When and under what conditions do cities commit to participating in translocal climate networks? This study examines the initial driving factors behind city participation in the Covenant of Mayors in Europe. Studying cities’ adherence or non-adherence to transnational climate governance enhances our understanding of the links between local and national institutions, socioeconomic conditions, and transnational climate activities. Event history analyses of 261 cities in 27 European countries examine associations between when cities signed the Covenant and local and national political–economic factors. My analysis suggests that the existence of local energy agencies, other translocal climate network memberships, a high level of employment and the national adoption of renewable energy are factors that facilitate cities’ participation in the Covenant. However, country-level drivers such as years of European Union accession, climate change awareness and gross domestic product growth are not as significant as cities’ individual attributes. The results of the analysis testify to the growing significance of local institutional capacities—knowledge, relational resources and mobilization—in expediting cities’ participation in transnational climate governance.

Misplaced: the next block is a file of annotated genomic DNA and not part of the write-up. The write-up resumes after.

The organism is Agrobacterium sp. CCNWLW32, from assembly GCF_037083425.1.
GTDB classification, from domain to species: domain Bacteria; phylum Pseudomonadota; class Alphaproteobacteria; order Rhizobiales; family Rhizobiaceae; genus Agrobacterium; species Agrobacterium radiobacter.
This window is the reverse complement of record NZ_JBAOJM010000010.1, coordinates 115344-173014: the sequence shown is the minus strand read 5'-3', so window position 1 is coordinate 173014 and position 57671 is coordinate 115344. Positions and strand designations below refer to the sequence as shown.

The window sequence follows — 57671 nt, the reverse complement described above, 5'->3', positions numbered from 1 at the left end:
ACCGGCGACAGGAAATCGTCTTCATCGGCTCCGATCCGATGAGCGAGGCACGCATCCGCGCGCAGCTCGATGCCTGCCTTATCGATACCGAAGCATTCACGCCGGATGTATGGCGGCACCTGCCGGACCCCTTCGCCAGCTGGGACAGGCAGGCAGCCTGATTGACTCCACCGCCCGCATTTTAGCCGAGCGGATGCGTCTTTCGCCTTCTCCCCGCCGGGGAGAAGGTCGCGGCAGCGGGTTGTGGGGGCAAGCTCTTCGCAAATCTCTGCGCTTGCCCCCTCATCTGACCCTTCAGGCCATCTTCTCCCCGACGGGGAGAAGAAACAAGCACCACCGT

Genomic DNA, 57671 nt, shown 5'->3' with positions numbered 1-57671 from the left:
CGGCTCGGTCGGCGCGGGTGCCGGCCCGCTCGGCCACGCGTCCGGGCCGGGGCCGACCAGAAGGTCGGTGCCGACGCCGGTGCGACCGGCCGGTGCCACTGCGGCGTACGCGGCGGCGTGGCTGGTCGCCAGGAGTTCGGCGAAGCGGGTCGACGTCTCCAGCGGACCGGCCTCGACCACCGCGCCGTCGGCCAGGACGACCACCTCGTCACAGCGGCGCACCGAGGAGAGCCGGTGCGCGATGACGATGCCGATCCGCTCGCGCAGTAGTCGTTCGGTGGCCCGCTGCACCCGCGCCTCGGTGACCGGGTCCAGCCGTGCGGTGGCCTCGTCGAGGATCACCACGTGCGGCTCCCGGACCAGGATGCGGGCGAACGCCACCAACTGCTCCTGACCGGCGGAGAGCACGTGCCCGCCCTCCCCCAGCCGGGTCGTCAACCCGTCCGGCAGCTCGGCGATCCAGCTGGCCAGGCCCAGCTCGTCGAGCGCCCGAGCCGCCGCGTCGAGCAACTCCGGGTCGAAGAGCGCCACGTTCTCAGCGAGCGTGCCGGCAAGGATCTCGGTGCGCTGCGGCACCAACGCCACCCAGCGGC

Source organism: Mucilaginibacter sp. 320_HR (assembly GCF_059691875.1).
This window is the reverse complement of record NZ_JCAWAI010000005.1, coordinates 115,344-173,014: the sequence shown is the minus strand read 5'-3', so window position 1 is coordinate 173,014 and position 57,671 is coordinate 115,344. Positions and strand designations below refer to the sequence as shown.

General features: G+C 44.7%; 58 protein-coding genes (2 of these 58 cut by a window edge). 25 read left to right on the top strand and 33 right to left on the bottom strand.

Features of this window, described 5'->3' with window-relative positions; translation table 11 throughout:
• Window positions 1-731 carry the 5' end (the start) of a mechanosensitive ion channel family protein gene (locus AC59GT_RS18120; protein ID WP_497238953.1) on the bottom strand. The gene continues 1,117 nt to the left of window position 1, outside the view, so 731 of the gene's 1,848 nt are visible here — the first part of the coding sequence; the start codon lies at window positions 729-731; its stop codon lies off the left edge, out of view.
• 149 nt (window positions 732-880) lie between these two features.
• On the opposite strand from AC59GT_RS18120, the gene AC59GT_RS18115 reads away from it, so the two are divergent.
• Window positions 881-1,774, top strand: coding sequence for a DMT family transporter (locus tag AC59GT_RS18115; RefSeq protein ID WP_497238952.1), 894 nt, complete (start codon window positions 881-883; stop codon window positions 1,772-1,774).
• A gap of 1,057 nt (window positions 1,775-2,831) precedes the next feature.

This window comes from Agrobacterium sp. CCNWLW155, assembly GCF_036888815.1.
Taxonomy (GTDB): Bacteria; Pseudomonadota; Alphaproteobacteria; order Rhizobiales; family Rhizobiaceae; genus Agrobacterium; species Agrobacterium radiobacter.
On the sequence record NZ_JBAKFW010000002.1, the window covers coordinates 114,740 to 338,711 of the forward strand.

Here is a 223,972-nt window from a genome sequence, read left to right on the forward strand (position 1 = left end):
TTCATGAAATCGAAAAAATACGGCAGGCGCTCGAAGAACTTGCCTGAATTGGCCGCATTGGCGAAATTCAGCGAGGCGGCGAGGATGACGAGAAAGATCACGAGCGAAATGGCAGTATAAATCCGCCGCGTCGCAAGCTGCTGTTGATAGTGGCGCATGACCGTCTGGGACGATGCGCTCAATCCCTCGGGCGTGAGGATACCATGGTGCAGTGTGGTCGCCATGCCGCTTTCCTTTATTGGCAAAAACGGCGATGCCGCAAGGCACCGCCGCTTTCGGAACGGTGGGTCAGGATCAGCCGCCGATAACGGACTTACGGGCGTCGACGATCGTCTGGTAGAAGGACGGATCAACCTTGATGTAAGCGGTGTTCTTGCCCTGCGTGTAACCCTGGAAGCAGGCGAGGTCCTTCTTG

Bibliographical noteFunding Information:
and the National Research Foundation of Korea 2017S1A5A8019636.
All Science Journal Classification (ASJC) codes
- Geography, Planning and Development
- Management, Monitoring, Policy and Law